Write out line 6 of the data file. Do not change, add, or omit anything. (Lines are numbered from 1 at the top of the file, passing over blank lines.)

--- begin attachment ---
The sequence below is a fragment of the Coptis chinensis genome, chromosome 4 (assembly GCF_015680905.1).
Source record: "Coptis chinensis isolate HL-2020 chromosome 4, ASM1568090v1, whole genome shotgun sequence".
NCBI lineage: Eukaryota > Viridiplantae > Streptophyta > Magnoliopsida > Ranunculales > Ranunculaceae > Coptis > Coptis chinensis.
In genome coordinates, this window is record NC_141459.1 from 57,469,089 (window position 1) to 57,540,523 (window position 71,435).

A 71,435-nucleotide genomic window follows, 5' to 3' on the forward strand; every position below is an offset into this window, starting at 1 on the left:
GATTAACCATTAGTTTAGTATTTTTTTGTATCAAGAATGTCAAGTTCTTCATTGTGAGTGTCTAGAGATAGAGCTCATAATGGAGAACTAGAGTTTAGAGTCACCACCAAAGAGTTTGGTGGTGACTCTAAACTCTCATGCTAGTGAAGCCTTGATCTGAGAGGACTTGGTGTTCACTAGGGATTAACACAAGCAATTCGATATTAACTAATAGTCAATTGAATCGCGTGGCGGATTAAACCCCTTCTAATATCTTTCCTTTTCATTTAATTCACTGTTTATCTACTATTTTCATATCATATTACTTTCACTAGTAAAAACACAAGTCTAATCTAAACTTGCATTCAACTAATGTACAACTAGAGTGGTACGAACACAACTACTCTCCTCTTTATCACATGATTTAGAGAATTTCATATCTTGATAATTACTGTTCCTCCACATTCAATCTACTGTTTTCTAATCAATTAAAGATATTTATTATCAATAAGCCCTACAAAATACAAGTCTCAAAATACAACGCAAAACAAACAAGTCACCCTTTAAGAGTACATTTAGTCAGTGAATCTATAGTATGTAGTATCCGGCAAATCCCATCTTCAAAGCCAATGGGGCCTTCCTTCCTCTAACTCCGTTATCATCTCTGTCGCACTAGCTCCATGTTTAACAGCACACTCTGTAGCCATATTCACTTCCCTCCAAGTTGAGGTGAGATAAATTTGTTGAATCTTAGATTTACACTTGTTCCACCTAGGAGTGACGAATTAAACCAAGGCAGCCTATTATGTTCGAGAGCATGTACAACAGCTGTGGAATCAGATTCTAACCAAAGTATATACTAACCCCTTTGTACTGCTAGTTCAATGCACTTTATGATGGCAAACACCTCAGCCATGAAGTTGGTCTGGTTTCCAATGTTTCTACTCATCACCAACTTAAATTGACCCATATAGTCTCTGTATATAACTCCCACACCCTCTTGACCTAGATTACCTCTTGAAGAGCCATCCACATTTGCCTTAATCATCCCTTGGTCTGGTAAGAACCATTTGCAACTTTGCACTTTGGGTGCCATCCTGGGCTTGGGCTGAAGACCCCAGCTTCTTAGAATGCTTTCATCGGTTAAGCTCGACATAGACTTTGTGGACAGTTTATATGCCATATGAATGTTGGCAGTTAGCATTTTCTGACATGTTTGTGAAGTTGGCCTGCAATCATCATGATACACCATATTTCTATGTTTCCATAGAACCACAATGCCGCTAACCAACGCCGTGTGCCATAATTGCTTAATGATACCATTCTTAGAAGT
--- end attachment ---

GATTAACCATTAGTTTAGTATTTTTTTGTATCAAGAATGTCAAGTTCTTCATTGTGAGTGTCTAGAGATAGAGCTCATAATGGAGAACTAGAGTTTAGAGTCACCACCAAAGAGTTTGGTGGTGACTCTAAACTCTCATGCTAGTGAAGCCTTGATCTGAGAGGACTTGGTGTTCACTAGGGATTAACACAAGCAATTCGATATTAACTAATAGTCAATTGAATCGCGTGGCGGATTAAACCCCTTCTAATATCTTTCCTTTTCATTTAATTCACTGTTTATCTACTATTTTCATATCATATTACTTTCACTAGTAAAAACACAAGTCTAATCTAAACTTGCATTCAACTAATGTACAACTAGAGTGGTACGAACACAACTACTCTCCTCTTTATCACATGATTTAGAGAATTTCATATCTTGATAATTACTGTTCCTCCACATTCAATCTACTGTTTTCTAATCAATTAAAGATATTTATTATCAATAAGCCCTACAAAATACAAGTCTCAAAATACAACGCAAAACAAACAAGTCACCCTTTAAGAGTACATTTAGTCAGTGAATCTATAGTATGTAGTATCCGGCAAATCCCATCTTCAAAGCCAATGGGGCCTTCCTTCCTCTAACTCCGTTATCATCTCTGTCGCACTAGCTCCATGTTTAACAGCACACTCTGTAGCCATATTCACTTCCCTCCAAGTTGAGGTGAGATAAATTTGTTGAATCTTAGATTTACACTTGTTCCACCTAGGAGTGACGAATTAAACCAAGGCAGCCTATTATGTTCGAGAGCATGTACAACAGCTGTGGAATCAGATTCTAACCAAAGTATATACTAACCCCTTTGTACTGCTAGTTCAATGCACTTTATGATGGCAAACACCTCAGCCATGAAGTTGGTCTGGTTTCCAATGTTTCTACTCATCACCAACTTAAATTGACCCATATAGTCTCTGTATATAACTCCCACACCCTCTTGACCTAGATTACCTCTTGAAGAGCCATCCACATTTGCCTTAATCATCCCTTGGTCTGGTAAGAACCATTTGCAACTTTGCACTTTGGGTGCCATCCTGGGCTTGGGCTGAAGACCCCAGCTTCTTAGAATGCTTTCATCGGTTAAGCTCGACATAGACTTTGTGGACAGTTTATATGCCATATGAATGTTGGCAGTTAGCATTTTCTGACATGTTTGTGAAGTTGGCCTGCAATCATCATGATACACCATATTTCTATGTTTCCATAGAACCACAATGCCGCTAACCAACGCCGTGTGCCATAATTGCTTAATGATACCATTCTTAGAAGT